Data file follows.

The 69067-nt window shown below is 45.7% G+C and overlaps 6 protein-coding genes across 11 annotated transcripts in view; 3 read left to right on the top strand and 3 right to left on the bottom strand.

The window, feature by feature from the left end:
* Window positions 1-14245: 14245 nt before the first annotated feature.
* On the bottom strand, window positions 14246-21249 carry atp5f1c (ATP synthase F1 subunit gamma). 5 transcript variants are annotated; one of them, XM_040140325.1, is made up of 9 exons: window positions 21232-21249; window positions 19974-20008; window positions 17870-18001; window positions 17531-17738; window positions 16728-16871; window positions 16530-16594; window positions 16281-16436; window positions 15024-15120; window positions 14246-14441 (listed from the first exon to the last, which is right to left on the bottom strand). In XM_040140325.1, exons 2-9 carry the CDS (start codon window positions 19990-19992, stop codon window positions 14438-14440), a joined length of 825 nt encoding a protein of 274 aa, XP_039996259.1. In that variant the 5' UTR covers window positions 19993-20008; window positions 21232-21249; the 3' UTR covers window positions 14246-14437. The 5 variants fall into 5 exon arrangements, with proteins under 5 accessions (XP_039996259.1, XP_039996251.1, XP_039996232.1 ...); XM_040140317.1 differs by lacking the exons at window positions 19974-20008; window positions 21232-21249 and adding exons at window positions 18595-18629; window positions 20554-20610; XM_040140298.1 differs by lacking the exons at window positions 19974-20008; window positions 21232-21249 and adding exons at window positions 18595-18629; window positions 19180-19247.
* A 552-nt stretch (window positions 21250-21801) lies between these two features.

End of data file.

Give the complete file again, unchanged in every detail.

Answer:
The 69067-nt window shown below is 45.7% G+C and overlaps 6 protein-coding genes across 11 annotated transcripts in view; 3 read left to right on the top strand and 3 right to left on the bottom strand.

The window, feature by feature from the left end:
* Window positions 1-14245: 14245 nt before the first annotated feature.
* On the bottom strand, window positions 14246-21249 carry atp5f1c (ATP synthase F1 subunit gamma). 5 transcript variants are annotated; one of them, XM_040140325.1, is made up of 9 exons: window positions 21232-21249; window positions 19974-20008; window positions 17870-18001; window positions 17531-17738; window positions 16728-16871; window positions 16530-16594; window positions 16281-16436; window positions 15024-15120; window positions 14246-14441 (listed from the first exon to the last, which is right to left on the bottom strand). In XM_040140325.1, exons 2-9 carry the CDS (start codon window positions 19990-19992, stop codon window positions 14438-14440), a joined length of 825 nt encoding a protein of 274 aa, XP_039996259.1. In that variant the 5' UTR covers window positions 19993-20008; window positions 21232-21249; the 3' UTR covers window positions 14246-14437. The 5 variants fall into 5 exon arrangements, with proteins under 5 accessions (XP_039996259.1, XP_039996251.1, XP_039996232.1 ...); XM_040140317.1 differs by lacking the exons at window positions 19974-20008; window positions 21232-21249 and adding exons at window positions 18595-18629; window positions 20554-20610; XM_040140298.1 differs by lacking the exons at window positions 19974-20008; window positions 21232-21249 and adding exons at window positions 18595-18629; window positions 19180-19247.
* A 552-nt stretch (window positions 21250-21801) lies between these two features.